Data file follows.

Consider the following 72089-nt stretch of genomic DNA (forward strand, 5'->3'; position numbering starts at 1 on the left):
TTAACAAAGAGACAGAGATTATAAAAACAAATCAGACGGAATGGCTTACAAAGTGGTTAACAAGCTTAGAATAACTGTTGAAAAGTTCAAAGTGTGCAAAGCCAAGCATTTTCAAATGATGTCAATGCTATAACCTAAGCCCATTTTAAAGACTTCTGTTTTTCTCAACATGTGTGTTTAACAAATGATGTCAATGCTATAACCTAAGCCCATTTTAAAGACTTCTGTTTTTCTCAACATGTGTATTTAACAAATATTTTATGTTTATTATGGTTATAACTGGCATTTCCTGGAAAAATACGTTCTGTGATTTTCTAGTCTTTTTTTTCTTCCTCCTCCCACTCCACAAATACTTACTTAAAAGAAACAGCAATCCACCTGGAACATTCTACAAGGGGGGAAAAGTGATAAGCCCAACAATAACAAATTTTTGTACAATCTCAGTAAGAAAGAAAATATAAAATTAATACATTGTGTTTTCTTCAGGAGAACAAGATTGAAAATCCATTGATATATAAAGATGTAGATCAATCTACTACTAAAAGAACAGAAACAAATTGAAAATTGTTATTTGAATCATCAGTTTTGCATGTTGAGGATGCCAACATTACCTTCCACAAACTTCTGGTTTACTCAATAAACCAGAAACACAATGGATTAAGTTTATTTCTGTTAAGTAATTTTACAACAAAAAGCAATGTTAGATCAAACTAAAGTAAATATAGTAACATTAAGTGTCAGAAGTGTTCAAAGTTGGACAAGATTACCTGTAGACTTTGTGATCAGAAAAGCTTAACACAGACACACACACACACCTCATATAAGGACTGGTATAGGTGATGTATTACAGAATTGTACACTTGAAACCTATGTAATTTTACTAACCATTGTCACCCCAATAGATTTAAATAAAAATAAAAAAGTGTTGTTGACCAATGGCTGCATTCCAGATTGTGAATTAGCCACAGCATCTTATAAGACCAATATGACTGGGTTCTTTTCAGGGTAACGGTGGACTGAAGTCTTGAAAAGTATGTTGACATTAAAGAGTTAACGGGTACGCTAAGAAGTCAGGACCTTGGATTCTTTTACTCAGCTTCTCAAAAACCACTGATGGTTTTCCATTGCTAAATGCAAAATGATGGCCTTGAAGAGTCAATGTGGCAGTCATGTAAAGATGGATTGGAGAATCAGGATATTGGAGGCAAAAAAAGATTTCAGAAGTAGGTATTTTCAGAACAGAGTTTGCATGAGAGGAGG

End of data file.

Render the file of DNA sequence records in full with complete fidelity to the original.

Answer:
Consider the following 72089-nt stretch of genomic DNA (forward strand, 5'->3'; position numbering starts at 1 on the left):
TTAACAAAGAGACAGAGATTATAAAAACAAATCAGACGGAATGGCTTACAAAGTGGTTAACAAGCTTAGAATAACTGTTGAAAAGTTCAAAGTGTGCAAAGCCAAGCATTTTCAAATGATGTCAATGCTATAACCTAAGCCCATTTTAAAGACTTCTGTTTTTCTCAACATGTGTGTTTAACAAATGATGTCAATGCTATAACCTAAGCCCATTTTAAAGACTTCTGTTTTTCTCAACATGTGTATTTAACAAATATTTTATGTTTATTATGGTTATAACTGGCATTTCCTGGAAAAATACGTTCTGTGATTTTCTAGTCTTTTTTTTCTTCCTCCTCCCACTCCACAAATACTTACTTAAAAGAAACAGCAATCCACCTGGAACATTCTACAAGGGGGGAAAAGTGATAAGCCCAACAATAACAAATTTTTGTACAATCTCAGTAAGAAAGAAAATATAAAATTAATACATTGTGTTTTCTTCAGGAGAACAAGATTGAAAATCCATTGATATATAAAGATGTAGATCAATCTACTACTAAAAGAACAGAAACAAATTGAAAATTGTTATTTGAATCATCAGTTTTGCATGTTGAGGATGCCAACATTACCTTCCACAAACTTCTGGTTTACTCAATAAACCAGAAACACAATGGATTAAGTTTATTTCTGTTAAGTAATTTTACAACAAAAAGCAATGTTAGATCAAACTAAAGTAAATATAGTAACATTAAGTGTCAGAAGTGTTCAAAGTTGGACAAGATTACCTGTAGACTTTGTGATCAGAAAAGCTTAACACAGACACACACACACACCTCATATAAGGACTGGTATAGGTGATGTATTACAGAATTGTACACTTGAAACCTATGTAATTTTACTAACCATTGTCACCCCAATAGATTTAAATAAAAATAAAAAAGTGTTGTTGACCAATGGCTGCATTCCAGATTGTGAATTAGCCACAGCATCTTATAAGACCAATATGACTGGGTTCTTTTCAGGGTAACGGTGGACTGAAGTCTTGAAAAGTATGTTGACATTAAAGAGTTAACGGGTACGCTAAGAAGTCAGGACCTTGGATTCTTTTACTCAGCTTCTCAAAAACCACTGATGGTTTTCCATTGCTAAATGCAAAATGATGGCCTTGAAGAGTCAATGTGGCAGTCATGTAAAGATGGATTGGAGAATCAGGATATTGGAGGCAAAAAAAGATTTCAGAAGTAGGTATTTTCAGAACAGAGTTTGCATGAGAGGAGG